Swimming Is Winning
Our sport isn’t like other sports. It’s not normal. It’s better. If you’ve chosen the sport of swimming, you’ve already won the sport-selection game. You’re on the path to pursuing a level of excellence far beyond normal, far greater.
The title of this article is riff on the title of the book Winning Isn’t Normal™ by Dr. Keith Bell. The idea that being abnormal can be a positive good follows from the content of the book Winning Isn’t Normal™. Winning Isn’t Normal™ is a registered trademark of Dr. Keith Bell.
About Bridger Bell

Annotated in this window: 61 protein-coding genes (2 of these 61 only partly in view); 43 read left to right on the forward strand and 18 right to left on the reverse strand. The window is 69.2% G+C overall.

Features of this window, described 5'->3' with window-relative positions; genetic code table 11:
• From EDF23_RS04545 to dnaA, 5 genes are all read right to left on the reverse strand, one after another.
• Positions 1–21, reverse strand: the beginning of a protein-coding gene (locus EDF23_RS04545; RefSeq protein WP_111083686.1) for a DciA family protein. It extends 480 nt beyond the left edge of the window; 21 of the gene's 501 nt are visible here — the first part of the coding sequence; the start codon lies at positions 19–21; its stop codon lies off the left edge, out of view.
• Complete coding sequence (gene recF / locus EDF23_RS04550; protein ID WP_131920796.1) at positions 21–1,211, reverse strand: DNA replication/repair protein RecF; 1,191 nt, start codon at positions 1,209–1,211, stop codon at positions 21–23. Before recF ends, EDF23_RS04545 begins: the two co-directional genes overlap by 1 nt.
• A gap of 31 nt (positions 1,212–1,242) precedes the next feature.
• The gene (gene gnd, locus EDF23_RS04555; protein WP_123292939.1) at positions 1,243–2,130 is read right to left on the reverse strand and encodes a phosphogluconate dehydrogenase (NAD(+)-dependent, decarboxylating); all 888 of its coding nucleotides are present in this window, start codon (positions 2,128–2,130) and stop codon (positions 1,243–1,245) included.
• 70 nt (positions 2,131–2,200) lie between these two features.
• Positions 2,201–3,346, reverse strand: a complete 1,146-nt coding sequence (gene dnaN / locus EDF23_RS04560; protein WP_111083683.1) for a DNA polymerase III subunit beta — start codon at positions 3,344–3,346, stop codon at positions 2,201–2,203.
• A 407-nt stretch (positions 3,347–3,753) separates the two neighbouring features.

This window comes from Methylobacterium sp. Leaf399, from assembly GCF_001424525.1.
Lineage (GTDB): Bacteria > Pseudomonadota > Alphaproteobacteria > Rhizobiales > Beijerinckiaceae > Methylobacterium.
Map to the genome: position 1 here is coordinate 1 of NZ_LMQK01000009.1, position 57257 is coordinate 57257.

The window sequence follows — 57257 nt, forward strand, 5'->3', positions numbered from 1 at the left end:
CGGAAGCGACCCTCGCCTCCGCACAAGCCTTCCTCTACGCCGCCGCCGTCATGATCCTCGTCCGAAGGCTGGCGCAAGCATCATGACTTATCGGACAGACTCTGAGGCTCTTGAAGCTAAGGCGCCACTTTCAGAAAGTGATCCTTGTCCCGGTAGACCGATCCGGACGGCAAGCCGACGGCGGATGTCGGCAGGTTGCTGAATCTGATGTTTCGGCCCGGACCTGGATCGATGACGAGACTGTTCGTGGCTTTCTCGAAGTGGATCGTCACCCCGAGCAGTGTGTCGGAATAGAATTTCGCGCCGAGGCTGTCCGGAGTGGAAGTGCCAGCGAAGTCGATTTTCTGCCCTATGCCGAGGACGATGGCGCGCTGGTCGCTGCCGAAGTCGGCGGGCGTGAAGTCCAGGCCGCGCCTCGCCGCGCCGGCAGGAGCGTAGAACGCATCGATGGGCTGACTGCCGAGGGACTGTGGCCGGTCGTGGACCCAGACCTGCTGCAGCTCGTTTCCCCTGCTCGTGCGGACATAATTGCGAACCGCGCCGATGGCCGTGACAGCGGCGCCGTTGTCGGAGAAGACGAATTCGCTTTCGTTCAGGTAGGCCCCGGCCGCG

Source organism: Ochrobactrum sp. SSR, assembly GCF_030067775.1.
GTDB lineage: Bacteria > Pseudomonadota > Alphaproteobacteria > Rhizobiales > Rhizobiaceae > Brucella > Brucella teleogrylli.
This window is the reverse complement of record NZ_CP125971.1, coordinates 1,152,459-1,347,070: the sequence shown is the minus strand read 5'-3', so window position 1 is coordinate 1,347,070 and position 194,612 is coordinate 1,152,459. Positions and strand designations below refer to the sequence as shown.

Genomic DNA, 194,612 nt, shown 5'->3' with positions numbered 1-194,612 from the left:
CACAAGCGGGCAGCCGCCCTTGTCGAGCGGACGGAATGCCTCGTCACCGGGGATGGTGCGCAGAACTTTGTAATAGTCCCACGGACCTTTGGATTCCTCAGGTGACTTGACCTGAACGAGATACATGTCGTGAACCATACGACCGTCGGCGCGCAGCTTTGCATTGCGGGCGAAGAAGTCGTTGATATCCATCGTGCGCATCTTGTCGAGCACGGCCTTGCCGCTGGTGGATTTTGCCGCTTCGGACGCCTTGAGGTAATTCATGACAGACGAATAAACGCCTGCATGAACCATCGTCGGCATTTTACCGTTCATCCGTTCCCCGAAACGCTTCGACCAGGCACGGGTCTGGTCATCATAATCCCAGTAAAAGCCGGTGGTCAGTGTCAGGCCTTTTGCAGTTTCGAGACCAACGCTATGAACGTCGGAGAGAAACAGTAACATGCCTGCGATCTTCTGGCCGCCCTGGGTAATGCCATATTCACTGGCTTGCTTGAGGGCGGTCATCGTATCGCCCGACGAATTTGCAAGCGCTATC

Bridger Bell is the Head Coach of Donner Swim Club and Columbus North High School in Columbus, Indiana. He was previously an assistant at Johns Hopkins University while head-coaching the St. Paul’s Schools in Brooklandville, Maryland. Prior to that, he coached with Pete Higgins at The Westminster Schools in Atlanta when the boys and girls teams each won Georgia High School State Championships. Bell served for six years as the National Director of Collegiate Club Swimming for the American Swimming Association while also representing collegiate club swimming to the CSCAA. A competitive swimmer all his life, Bell was a USMS National Champion and All-American in the 2-mile cable swim. He was featured as a coach in the July ’14, August ’14 and June ’15 issues of Swimming World Magazine and has written articles for SwimSwam, Swimming World Magazine and Swimming Science.